the concept of the Aquafina triple stage unit discussed here https://mozaw.com/best-whole-house-water-filter-for-well-water-reviews/ outlines the above with one caveat. DO NOT FALL FOR THE CONCEPT OF SALT-FREE WATER SOFTENER. It does not exist. Those citric acid infusers are water conditions that thru chemistry are supposed to surround the Ca and Mg ions so they do not stick to the inside of the pipes, appliances, shower tile, sink/faucet, etc. But they do not work. This old house installed one of those as seen on TV NuvoH2O units. Sad that TOH would try this and as such become and endorsement. I think there was a later followup where the homeowner noted there was no difference in the hard water and scale formation in the bathroom, laundry, etc - echoing the negative results that many have experienced with the NuvoH2O unit.

Can only soften water by removing the Ca and Mg ions by replacing them with either sodium or potassium ions.

still sound like you need to do some internet research and consults with local water treatment experts. you have your test for right this moment as well as previous historical tests. that should put you in good shape to carry an intelligent conversation with a water treatment pro. then it's up to you to select equipment and either have someone install it or do a self install ( if local codes will allow).
 
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earlbrown

runs with scissors
May 26, 2001
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Build one yourself. Make a biochar retort to get rid of yard debris, junk mail, and door-to-door salesmen.

Then enjoy an unlimited supply of lump charcoal for searing dead animal flesh, put the dust in the yard or garden, then fill the rest into a large PVC pipe.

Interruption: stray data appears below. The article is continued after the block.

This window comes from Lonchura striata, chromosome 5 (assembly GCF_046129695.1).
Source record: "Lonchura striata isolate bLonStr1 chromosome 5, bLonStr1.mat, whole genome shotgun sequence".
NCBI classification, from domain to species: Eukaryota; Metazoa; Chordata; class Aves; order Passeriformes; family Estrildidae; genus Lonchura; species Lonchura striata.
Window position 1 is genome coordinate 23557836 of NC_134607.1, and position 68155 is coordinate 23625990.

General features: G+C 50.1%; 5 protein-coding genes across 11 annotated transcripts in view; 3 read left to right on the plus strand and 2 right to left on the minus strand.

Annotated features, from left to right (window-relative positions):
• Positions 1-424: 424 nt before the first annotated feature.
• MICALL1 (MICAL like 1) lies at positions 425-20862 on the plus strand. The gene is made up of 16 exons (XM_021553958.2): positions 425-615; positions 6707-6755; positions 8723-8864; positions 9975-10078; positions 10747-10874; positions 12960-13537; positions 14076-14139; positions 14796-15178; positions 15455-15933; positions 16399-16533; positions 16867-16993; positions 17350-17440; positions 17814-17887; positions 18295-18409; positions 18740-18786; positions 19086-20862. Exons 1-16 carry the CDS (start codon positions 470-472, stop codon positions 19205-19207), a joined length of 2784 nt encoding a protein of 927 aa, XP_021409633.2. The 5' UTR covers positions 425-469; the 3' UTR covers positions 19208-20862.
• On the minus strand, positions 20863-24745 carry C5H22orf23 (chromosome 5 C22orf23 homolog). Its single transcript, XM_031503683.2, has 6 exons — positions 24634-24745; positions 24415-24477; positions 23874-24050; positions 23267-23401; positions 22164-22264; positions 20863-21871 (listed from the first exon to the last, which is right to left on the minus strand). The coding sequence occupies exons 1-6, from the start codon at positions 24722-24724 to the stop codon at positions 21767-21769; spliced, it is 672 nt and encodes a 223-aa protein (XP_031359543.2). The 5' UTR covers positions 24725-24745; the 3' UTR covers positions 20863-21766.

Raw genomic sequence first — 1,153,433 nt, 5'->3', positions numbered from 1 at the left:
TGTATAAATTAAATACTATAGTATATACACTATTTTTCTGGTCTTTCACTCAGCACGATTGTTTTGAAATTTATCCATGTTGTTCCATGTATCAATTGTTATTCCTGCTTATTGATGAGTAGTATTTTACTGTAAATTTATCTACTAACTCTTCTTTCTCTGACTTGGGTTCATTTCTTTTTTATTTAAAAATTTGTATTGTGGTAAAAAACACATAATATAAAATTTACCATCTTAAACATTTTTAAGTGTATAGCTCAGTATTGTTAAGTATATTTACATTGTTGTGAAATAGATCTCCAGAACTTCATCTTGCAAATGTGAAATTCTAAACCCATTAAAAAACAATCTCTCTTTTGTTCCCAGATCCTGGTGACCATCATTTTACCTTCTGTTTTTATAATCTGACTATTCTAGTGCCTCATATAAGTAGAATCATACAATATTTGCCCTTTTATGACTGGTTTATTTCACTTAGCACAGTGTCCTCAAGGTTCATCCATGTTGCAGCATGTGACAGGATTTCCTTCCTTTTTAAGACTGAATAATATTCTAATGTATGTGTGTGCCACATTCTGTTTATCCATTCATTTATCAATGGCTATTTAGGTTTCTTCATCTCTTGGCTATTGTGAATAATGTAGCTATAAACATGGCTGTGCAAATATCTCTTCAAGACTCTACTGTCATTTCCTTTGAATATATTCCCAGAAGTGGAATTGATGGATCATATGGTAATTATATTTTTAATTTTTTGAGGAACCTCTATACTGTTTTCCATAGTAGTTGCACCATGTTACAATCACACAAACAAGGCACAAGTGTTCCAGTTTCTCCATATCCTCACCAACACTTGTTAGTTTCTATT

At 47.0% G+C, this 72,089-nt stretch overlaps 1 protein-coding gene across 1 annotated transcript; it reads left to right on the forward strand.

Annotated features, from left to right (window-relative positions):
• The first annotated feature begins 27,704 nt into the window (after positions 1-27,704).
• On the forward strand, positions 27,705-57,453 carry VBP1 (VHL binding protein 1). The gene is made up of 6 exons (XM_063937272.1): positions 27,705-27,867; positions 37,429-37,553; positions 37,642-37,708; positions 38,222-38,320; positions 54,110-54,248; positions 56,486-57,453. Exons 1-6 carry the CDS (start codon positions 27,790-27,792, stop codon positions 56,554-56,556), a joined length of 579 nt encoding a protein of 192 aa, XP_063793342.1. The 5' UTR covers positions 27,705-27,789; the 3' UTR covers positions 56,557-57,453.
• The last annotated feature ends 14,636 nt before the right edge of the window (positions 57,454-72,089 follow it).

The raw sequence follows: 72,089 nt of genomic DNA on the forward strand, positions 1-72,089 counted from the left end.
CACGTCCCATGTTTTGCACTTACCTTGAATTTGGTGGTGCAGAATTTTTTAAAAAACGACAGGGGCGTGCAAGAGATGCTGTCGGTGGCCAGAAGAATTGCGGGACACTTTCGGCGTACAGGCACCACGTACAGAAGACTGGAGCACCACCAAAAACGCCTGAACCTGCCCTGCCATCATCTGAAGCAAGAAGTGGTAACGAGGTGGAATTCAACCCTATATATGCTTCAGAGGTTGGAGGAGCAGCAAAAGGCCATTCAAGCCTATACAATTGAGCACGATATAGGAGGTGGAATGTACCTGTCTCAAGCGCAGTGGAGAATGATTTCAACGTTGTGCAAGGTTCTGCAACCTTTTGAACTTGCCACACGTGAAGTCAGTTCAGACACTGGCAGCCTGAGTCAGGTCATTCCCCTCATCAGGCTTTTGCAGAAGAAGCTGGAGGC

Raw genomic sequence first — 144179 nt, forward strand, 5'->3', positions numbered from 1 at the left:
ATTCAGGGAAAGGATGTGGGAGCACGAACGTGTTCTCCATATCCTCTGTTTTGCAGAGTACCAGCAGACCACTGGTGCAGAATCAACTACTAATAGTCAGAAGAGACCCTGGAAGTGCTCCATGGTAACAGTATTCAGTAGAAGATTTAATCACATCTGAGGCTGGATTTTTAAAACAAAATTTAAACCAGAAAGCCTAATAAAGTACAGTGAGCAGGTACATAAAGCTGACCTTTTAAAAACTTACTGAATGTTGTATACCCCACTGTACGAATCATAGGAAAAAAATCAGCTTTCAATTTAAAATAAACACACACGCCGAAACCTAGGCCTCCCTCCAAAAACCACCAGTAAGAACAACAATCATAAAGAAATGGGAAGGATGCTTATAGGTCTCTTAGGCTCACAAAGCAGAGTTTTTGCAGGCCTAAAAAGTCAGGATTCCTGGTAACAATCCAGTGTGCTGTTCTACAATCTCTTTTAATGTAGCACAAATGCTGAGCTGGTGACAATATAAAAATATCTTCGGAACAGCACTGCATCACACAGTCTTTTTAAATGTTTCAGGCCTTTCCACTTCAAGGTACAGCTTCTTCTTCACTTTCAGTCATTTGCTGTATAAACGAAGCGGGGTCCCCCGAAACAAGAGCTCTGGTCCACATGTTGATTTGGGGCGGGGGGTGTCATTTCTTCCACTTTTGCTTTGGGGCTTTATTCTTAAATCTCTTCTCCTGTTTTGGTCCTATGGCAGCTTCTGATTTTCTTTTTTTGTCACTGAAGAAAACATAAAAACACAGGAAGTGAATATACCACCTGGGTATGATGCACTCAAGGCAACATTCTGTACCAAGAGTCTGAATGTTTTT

It wouldn't take long to have enough charcoal to filter your house for 100 years or so. :)


plus, the biochar in the garden will be fertile for thousands of years.
 

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Chuck Leeper

8/10's of a century!
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I'm on a well, in the country. Earl built the filter for my house about 12 yrs ago. Still working like a charm!
I've not had a single salesman call, haven't had to haul my trash to the community dumpster, either.:cool:
 

Anthony P

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Jan 24, 2007
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if space is a premium and/or you don't want to mount a plywood/unistrut rack in the basement for all the individual single-stage filtering stations, there are newer custom systems for filtration that will combine all the needed materials (layers) for filtration in one tall tank - like a free standing resin tank cylinder.

TOH shows one version here by Culligan. video also discusses a RO unit for kitchen. and a self-cleaning pre-filter unit. have to get thru the few seconds spent on the simplest kitchen faucet mounted filters. still need consultation with water treatment pro. at least to get estimate on proposed system specifically designed per your water test results.

https://www.thisoldhouse.com/how-to/how-to-choose-water-filter

instead of investing in disposable filters and the time spent changing them, something like the following could be a viable solution to your needs:

---self-cleaning pre-filter unit for sediment - need electrical outlet and drain plumbing;

---custom built Culligan (or equivalent) filter;

---NaCl or KCl based softener;